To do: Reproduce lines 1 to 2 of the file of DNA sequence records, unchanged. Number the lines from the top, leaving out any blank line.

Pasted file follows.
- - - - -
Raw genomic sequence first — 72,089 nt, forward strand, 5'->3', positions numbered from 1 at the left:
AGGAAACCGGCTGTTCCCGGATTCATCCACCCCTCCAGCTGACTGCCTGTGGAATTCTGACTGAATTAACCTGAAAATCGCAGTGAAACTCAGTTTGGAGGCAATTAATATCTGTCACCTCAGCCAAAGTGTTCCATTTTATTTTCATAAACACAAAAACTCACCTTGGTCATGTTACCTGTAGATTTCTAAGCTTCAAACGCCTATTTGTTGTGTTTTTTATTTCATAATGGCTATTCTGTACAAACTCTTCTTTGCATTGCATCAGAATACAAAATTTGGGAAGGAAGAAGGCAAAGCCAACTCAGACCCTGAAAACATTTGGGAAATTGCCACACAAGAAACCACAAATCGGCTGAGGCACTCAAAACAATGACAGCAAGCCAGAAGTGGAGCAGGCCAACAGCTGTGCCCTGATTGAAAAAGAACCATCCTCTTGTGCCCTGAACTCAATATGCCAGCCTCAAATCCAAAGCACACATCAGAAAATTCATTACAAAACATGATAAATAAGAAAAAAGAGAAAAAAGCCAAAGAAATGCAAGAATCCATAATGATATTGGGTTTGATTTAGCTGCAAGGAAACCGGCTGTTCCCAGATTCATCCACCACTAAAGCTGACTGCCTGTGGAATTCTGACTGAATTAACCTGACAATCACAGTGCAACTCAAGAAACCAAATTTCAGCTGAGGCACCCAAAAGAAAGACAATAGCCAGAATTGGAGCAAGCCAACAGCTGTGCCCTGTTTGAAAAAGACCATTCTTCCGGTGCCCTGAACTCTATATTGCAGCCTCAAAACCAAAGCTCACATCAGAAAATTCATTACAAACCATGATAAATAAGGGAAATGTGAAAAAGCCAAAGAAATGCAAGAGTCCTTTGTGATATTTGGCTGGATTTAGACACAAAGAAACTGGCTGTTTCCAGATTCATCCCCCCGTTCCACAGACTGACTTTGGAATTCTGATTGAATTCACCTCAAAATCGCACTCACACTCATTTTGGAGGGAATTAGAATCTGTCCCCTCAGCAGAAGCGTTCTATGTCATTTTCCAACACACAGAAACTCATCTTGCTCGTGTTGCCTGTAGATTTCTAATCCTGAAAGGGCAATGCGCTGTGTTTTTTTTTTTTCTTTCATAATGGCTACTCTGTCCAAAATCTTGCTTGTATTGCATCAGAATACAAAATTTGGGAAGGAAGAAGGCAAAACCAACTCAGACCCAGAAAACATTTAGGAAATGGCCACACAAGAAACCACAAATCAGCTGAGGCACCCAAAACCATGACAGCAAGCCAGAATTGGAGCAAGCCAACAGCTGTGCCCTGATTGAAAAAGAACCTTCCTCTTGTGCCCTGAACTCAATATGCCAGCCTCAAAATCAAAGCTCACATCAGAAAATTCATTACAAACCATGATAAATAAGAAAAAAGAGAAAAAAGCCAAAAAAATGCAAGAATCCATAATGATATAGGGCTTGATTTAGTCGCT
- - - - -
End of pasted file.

Raw genomic sequence first — 72,089 nt, forward strand, 5'->3', positions numbered from 1 at the left:
AGGAAACCGGCTGTTCCCGGATTCATCCACCCCTCCAGCTGACTGCCTGTGGAATTCTGACTGAATTAACCTGAAAATCGCAGTGAAACTCAGTTTGGAGGCAATTAATATCTGTCACCTCAGCCAAAGTGTTCCATTTTATTTTCATAAACACAAAAACTCACCTTGGTCATGTTACCTGTAGATTTCTAAGCTTCAAACGCCTATTTGTTGTGTTTTTTATTTCATAATGGCTATTCTGTACAAACTCTTCTTTGCATTGCATCAGAATACAAAATTTGGGAAGGAAGAAGGCAAAGCCAACTCAGACCCTGAAAACATTTGGGAAATTGCCACACAAGAAACCACAAATCGGCTGAGGCACTCAAAACAATGACAGCAAGCCAGAAGTGGAGCAGGCCAACAGCTGTGCCCTGATTGAAAAAGAACCATCCTCTTGTGCCCTGAACTCAATATGCCAGCCTCAAATCCAAAGCACACATCAGAAAATTCATTACAAAACATGATAAATAAGAAAAAAGAGAAAAAAGCCAAAGAAATGCAAGAATCCATAATGATATTGGGTTTGATTTAGCTGCAAGGAAACCGGCTGTTCCCAGATTCATCCACCACTAAAGCTGACTGCCTGTGGAATTCTGACTGAATTAACCTGACAATCACAGTGCAACTCAAGAAACCAAATTTCAGCTGAGGCACCCAAAAGAAAGACAATAGCCAGAATTGGAGCAAGCCAACAGCTGTGCCCTGTTTGAAAAAGACCATTCTTCCGGTGCCCTGAACTCTATATTGCAGCCTCAAAACCAAAGCTCACATCAGAAAATTCATTACAAACCATGATAAATAAGGGAAATGTGAAAAAGCCAAAGAAATGCAAGAGTCCTTTGTGATATTTGGCTGGATTTAGACACAAAGAAACTGGCTGTTTCCAGATTCATCCCCCCGTTCCACAGACTGACTTTGGAATTCTGATTGAATTCACCTCAAAATCGCACTCACACTCATTTTGGAGGGAATTAGAATCTGTCCCCTCAGCAGAAGCGTTCTATGTCATTTTCCAACACACAGAAACTCATCTTGCTCGTGTTGCCTGTAGATTTCTAATCCTGAAAGGGCAATGCGCTGTGTTTTTTTTTTTTCTTTCATAATGGCTACTCTGTCCAAAATCTTGCTTGTATTGCATCAGAATACAAAATTTGGGAAGGAAGAAGGCAAAACCAACTCAGACCCAGAAAACATTTAGGAAATGGCCACACAAGAAACCACAAATCAGCTGAGGCACCCAAAACCATGACAGCAAGCCAGAATTGGAGCAAGCCAACAGCTGTGCCCTGATTGAAAAAGAACCTTCCTCTTGTGCCCTGAACTCAATATGCCAGCCTCAAAATCAAAGCTCACATCAGAAAATTCATTACAAACCATGATAAATAAGAAAAAAGAGAAAAAAGCCAAAAAAATGCAAGAATCCATAATGATATAGGGCTTGATTTAGTCGCT